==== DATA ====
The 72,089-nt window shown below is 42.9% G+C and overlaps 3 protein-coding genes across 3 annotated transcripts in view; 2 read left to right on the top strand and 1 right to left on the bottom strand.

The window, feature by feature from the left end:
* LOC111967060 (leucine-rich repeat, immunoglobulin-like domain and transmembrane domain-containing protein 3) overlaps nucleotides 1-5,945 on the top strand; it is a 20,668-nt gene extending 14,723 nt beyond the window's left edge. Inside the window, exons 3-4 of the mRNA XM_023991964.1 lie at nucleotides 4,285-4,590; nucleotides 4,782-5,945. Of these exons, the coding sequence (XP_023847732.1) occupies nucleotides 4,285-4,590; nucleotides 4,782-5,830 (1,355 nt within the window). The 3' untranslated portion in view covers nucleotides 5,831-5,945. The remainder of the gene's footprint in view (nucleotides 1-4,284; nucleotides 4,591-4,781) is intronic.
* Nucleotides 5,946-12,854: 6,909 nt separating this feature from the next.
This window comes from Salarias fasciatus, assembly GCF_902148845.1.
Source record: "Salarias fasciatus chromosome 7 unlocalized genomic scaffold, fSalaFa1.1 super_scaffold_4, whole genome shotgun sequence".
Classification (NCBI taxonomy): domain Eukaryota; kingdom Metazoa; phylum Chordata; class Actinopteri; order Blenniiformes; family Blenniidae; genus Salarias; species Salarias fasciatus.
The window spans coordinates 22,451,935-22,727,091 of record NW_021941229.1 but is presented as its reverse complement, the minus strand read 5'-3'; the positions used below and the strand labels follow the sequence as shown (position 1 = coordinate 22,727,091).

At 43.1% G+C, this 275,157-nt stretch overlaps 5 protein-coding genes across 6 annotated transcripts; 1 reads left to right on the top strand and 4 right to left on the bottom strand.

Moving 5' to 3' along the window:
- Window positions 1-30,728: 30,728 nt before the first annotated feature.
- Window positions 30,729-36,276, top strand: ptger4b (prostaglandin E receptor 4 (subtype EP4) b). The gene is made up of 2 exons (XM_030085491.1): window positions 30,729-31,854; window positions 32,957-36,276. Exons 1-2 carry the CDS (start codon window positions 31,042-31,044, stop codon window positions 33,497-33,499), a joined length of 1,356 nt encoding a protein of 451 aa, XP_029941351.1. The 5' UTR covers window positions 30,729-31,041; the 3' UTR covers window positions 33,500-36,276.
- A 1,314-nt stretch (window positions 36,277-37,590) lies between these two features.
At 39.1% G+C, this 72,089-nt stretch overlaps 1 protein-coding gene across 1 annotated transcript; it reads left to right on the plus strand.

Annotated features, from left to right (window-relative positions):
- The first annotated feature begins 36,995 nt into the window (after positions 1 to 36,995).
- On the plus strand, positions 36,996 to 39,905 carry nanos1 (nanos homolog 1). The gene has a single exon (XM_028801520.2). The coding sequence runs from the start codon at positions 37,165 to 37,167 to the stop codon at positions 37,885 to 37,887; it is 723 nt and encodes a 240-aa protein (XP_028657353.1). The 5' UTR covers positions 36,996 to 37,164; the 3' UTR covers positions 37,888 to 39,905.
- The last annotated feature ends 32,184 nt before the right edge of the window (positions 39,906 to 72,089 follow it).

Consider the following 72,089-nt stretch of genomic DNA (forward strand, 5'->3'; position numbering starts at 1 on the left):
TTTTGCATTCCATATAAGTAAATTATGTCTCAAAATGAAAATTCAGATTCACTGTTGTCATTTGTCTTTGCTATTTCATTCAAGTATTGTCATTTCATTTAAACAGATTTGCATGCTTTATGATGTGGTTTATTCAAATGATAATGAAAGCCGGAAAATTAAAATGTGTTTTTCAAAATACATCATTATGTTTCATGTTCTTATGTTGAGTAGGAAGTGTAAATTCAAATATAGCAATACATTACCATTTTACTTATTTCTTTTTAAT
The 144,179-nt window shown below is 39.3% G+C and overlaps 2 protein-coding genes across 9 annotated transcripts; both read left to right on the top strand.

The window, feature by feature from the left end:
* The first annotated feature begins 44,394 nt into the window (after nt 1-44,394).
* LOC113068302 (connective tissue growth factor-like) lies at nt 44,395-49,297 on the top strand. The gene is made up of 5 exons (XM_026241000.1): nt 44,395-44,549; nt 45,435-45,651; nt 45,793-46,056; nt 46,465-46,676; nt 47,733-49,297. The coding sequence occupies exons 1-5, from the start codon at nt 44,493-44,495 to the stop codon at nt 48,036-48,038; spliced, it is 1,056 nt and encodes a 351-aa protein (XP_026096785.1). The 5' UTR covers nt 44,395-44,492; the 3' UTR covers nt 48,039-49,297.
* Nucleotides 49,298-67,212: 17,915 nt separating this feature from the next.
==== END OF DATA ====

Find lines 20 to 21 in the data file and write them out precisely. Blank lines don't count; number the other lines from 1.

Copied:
TTTTGCATTCCATATAAGTAAATTATGTCTCAAAATGAAAATTCAGATTCACTGTTGTCATTTGTCTTTGCTATTTCATTCAAGTATTGTCATTTCATTTAAACAGATTTGCATGCTTTATGATGTGGTTTATTCAAATGATAATGAAAGCCGGAAAATTAAAATGTGTTTTTCAAAATACATCATTATGTTTCATGTTCTTATGTTGAGTAGGAAGTGTAAATTCAAATATAGCAATACATTACCATTTTACTTATTTCTTTTTAAT
The 144,179-nt window shown below is 39.3% G+C and overlaps 2 protein-coding genes across 9 annotated transcripts; both read left to right on the top strand.